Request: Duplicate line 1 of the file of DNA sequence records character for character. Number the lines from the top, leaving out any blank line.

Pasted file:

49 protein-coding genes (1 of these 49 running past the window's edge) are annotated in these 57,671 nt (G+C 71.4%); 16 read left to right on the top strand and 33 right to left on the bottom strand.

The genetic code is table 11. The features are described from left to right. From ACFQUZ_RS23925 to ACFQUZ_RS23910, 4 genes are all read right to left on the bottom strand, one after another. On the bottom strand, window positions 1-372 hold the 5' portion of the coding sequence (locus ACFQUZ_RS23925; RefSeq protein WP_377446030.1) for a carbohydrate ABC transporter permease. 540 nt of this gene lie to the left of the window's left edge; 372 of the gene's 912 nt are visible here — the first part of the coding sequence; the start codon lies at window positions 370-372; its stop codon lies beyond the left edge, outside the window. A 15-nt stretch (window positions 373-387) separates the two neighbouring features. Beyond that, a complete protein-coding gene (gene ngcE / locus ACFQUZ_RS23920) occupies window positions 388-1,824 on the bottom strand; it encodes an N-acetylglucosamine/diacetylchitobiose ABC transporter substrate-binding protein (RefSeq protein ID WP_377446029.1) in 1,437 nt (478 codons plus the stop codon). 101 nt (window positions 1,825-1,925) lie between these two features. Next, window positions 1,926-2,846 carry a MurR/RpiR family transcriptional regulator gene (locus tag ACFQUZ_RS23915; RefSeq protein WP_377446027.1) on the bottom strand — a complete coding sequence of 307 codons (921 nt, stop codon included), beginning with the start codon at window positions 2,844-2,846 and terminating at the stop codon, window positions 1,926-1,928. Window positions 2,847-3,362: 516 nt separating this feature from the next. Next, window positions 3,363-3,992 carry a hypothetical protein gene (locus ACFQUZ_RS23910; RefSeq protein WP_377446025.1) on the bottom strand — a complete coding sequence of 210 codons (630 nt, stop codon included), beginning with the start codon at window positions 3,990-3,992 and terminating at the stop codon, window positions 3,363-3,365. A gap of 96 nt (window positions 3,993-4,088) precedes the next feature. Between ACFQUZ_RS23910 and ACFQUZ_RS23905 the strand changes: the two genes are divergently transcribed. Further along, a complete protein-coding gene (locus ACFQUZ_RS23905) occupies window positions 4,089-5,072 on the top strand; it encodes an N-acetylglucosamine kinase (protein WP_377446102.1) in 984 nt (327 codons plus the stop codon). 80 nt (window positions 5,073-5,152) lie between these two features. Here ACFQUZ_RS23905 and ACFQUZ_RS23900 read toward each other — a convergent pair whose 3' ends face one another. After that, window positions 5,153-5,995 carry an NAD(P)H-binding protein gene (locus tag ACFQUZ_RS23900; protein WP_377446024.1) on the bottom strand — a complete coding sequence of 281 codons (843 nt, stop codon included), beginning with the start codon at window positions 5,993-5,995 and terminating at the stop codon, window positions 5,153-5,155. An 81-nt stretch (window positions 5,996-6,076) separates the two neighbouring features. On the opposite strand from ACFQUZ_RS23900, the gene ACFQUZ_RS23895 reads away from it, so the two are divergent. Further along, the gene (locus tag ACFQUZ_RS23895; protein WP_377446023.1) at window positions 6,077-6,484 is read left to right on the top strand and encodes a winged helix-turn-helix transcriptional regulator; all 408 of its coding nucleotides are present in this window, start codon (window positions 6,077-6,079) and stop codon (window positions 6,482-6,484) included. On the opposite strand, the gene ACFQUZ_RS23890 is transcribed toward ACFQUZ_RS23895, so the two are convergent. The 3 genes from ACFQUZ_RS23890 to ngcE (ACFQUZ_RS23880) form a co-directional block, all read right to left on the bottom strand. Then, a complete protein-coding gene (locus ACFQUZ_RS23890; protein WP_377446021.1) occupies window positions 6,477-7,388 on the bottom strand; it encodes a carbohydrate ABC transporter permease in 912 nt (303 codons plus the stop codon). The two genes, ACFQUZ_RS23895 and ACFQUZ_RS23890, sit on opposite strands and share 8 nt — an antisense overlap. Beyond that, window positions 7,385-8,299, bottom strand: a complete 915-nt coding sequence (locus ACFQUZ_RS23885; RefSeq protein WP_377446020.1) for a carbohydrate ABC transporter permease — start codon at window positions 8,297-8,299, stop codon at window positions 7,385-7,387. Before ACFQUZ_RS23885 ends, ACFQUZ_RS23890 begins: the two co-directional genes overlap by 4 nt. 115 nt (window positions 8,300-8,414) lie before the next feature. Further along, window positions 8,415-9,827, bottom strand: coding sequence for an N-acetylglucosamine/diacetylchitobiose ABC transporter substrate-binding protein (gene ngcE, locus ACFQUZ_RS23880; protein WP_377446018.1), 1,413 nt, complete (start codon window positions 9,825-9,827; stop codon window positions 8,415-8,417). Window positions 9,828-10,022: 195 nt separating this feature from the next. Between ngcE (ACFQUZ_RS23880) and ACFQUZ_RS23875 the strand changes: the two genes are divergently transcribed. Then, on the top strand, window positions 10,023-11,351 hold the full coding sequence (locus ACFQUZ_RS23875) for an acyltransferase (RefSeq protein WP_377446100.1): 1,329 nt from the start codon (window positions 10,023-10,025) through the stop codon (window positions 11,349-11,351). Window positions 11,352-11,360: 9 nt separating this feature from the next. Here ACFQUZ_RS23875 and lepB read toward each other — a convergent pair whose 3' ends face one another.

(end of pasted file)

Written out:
49 protein-coding genes (1 of these 49 running past the window's edge) are annotated in these 57,671 nt (G+C 71.4%); 16 read left to right on the top strand and 33 right to left on the bottom strand.